Review of Pointers

Pointers are a powerful programming tool which are often misused and misunderstood. In the simplest terms, a pointer is the address of an object or basic data type. A pointer variable is a variable that contains the address of another variable, be it an object or basic data type (we say it "points to" the object). We assume that this is not your first exposure to pointers.

An important aid to understanding pointers is the use of diagrams. Diagrams such as these are also vital when debugging programs which use pointers.

Basic Diagrams

  1. A simple variable is drawn with a box that is labelled with the variables name and type. The drawing of a simple integer variable named age is shown below.

  2. More complex variables use more complex boxes. Typically arrays/vectors are drawn horizontally while structs and objects are drawn vertically. Given the declarations struct Astruct { int y; char c; }; int intArray[ 4 ]; Astruct myStruct; we would draw diagrams like these

  3. A pointer variable is drawn as a labelled box like any simple variable. The value of a pointer variable is the address of the thing to which it points. However, rather than containing the actual address of the variable to which it points, the box contains the end of an arrow that points to the variable.

    If the pointer variable doesn't point to any entity, its value is 0 and is drawn as a box with a slash from upper right to lower left.

A pointer variable recieves a value (points to something) through assignment. It's assigned the address of an existing variable or a new created variable.

The & operator

The & (ampersand) operator is used to determine the address of an variable. That address can then be assigned to a pointer variable. Pictorially, we are creating an arrow between the box representing the pointer variable and the entity to which it points. The code below results in the picture below. int value; int *pValue; int value = 17; pValue = &value;

Pointer assignment

The value of a pointer variable may be assigned to another pointer variable of the same type. Suppose that thing1 and thing2 are both "pointers to int" and thing1 points to an integer whose value is 17 as represented in this diagram

What is the effect of the statement thing2 = thing1; assigning the value of thing1 to the variable thing2?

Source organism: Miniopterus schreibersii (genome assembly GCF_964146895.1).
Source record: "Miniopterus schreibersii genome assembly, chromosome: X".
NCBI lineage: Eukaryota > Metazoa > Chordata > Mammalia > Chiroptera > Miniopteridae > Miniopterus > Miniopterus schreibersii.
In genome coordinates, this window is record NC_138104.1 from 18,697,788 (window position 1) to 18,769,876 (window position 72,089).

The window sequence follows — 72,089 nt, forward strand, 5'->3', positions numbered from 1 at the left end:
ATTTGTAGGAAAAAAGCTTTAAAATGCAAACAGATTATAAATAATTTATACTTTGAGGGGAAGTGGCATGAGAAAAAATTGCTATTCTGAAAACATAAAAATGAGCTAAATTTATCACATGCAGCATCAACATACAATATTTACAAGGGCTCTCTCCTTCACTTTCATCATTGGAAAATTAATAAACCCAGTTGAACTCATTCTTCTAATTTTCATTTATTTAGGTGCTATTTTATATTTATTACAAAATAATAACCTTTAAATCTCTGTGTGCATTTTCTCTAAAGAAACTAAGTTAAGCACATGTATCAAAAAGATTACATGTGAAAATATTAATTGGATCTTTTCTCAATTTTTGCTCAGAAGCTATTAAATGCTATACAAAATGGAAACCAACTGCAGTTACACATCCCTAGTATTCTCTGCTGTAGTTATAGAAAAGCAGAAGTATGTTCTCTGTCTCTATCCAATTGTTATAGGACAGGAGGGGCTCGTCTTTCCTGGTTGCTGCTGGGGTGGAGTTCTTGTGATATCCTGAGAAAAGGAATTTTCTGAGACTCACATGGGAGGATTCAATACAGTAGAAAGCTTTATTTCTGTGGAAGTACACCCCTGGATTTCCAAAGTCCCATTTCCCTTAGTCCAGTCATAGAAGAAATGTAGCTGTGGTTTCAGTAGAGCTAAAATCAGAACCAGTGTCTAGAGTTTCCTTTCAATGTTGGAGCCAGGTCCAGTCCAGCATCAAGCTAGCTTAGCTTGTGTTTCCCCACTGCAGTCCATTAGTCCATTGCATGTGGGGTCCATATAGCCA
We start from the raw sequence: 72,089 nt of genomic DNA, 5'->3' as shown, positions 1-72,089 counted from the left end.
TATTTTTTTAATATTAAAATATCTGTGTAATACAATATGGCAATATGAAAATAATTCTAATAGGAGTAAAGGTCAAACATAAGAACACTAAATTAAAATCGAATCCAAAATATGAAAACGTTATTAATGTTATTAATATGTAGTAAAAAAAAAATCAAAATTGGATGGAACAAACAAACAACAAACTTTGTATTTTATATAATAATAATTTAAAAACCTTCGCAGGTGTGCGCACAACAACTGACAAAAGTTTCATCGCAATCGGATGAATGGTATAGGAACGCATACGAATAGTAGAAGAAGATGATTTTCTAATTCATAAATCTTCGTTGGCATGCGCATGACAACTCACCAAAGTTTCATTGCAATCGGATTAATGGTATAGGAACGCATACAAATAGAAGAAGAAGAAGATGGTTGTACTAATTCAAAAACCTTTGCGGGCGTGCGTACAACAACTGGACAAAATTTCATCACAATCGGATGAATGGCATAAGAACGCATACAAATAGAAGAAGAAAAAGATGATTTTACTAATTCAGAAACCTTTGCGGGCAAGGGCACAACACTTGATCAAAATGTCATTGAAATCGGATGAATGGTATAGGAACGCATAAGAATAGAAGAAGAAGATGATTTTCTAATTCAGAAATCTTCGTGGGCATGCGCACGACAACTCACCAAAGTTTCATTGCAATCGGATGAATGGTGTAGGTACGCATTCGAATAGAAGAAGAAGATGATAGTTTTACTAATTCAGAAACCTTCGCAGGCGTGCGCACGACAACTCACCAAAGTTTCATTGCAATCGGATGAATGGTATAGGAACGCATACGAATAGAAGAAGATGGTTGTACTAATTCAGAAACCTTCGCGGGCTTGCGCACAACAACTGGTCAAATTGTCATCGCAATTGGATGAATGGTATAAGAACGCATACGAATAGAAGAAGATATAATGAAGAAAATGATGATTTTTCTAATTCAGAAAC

Pointer dereferencing

Consider the following diagram in which thing1 is once again a "pointer to int" pointing to an integer whose value is 17.

The * (star) operator is used to "dereference" a pointer. The expression *thing1 means "the integer at which thing1 points". In terms of our picture, it means "follow the arrow". We can use *thing1 where ever an integer can be used.

One common example is to use dereferencing to change the variable to which the pointer points. The statement *thing1 = 42; changes the diagram above to

Note that the precedence of the * operator is lower than the dot operator and the arrow operator. You must be sure to use parenthesis when necessary to get the proper precedence. Consider the incomplete Car class definition and code fragment below

class Car { public: Car( ); void Start( ); // other public methods private: // private data }; Car chevy; Car *carPtr = & chevy; // to Start the car using the pointer we can write carPtr->Start( ); // or this (although the arrow syntax above is much preferred) (*carPtr).Start( ); // but NOT this code which is a compiler error *carPtr.Start( );

Pointers, Arrays and Arithmetic

One of the confusing aspects of using pointers is their strong relationship with arrays. The name of an array is defined to be a pointer to the first (0-th) element of the array.

Unlike a pointer, the name of an array cannot be changed to point anywhere other than the 0-th element of the array. Otherwise, the name of the array looks and acts like a pointer.

Given the declaration int bongo[ 4 ];, the name bongo can be used as a pointer to reference bongo[ 0 ];. Using pointer dereferencing, the statement *bongo = 42; is equivalent to bongo[ 0 ] = 42;.

If a pointer value references a particular array element, then adding an integer, N, to that pointer value results in a new pointer that references the array element N elements away from the original element. This idea is captured in the diagram below.

Combining these two ideas together we observe that the Nth element of an array called myArray can be referenced as myArray + N.

Thus the expressions myArray[ N ] and *(myArray + N) are equivalent and both represent the contents of the Nth element of the array. Also, the expressions &myArray[ N ] and myArray + N are equivalent and both represent the address of (pointer to) the Nth element of the array.

Last Modified: Monday, 28-Aug-2006 10:16:04 EDT